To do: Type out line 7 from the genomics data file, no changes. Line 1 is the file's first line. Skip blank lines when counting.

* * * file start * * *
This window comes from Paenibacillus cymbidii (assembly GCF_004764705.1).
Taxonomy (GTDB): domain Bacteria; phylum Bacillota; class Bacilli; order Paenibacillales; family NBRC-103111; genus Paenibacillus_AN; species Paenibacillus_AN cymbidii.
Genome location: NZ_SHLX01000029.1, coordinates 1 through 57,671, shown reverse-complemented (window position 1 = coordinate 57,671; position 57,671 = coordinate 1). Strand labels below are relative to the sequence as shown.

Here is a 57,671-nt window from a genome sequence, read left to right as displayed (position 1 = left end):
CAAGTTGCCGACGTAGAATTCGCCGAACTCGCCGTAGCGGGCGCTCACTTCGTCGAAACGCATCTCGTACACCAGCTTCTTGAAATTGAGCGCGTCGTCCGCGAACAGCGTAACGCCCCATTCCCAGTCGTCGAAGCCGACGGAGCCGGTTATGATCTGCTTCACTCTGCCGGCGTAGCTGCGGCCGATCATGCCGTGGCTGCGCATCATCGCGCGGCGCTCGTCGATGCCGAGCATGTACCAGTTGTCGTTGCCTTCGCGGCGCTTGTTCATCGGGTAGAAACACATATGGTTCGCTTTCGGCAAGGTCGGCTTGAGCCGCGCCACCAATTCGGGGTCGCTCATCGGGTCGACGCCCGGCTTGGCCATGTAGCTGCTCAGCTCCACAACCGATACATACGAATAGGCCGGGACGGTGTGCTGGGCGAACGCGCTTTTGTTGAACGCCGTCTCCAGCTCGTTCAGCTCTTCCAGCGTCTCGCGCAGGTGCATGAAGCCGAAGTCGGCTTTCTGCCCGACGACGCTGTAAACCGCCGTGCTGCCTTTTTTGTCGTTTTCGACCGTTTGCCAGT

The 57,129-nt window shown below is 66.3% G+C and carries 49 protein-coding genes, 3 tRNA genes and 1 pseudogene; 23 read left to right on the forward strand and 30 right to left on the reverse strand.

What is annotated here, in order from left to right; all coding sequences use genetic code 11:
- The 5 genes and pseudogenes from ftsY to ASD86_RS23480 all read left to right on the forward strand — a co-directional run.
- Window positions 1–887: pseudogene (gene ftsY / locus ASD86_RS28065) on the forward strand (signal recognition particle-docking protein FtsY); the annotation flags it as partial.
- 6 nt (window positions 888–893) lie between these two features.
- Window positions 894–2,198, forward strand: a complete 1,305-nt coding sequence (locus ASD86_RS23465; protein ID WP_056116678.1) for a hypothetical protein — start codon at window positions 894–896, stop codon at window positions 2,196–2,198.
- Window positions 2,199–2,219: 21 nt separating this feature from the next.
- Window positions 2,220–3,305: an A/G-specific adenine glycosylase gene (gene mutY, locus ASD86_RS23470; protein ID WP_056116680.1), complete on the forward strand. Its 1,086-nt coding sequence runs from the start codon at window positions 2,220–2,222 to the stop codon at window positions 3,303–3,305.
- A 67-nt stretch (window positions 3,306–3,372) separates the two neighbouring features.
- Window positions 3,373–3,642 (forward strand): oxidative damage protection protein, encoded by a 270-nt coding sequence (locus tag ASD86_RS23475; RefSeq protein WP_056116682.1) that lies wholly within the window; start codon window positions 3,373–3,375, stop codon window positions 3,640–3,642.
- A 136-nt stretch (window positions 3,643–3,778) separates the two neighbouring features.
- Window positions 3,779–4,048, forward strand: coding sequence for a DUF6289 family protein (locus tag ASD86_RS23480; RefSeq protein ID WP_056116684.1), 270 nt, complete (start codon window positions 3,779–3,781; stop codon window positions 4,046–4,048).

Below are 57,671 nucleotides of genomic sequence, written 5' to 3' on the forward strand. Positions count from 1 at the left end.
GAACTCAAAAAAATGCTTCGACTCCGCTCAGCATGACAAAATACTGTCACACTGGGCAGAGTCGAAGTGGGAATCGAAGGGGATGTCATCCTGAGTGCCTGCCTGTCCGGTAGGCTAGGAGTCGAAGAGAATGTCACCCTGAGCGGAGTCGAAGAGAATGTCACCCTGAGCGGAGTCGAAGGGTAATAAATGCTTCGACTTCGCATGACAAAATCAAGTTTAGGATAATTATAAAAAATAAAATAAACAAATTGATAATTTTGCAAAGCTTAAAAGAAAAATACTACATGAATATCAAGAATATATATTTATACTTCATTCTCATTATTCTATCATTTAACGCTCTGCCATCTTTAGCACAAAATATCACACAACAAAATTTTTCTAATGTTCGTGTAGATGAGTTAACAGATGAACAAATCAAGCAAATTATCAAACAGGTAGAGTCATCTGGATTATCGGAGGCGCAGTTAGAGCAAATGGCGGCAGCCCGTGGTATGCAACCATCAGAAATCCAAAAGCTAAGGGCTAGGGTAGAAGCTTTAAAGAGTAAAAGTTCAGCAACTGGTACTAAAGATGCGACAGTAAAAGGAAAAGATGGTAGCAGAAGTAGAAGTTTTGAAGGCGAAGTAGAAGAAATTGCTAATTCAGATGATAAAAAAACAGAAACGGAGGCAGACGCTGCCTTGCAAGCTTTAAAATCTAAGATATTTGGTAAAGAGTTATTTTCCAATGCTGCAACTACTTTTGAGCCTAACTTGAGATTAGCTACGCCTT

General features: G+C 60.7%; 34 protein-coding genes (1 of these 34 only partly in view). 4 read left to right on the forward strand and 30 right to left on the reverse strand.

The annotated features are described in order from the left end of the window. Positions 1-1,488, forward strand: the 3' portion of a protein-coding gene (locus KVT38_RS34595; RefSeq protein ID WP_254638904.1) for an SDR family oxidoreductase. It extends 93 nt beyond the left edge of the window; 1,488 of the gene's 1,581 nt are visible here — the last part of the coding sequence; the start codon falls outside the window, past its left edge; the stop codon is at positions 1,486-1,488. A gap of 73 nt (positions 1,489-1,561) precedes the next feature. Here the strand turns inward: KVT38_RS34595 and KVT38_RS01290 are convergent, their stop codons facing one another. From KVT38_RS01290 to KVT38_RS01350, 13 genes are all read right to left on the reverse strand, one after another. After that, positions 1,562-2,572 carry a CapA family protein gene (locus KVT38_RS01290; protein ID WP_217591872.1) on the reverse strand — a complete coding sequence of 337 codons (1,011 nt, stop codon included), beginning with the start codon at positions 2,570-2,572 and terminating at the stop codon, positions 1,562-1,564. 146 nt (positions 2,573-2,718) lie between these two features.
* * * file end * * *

What is annotated here, in order from left to right; all coding sequences use genetic code 11: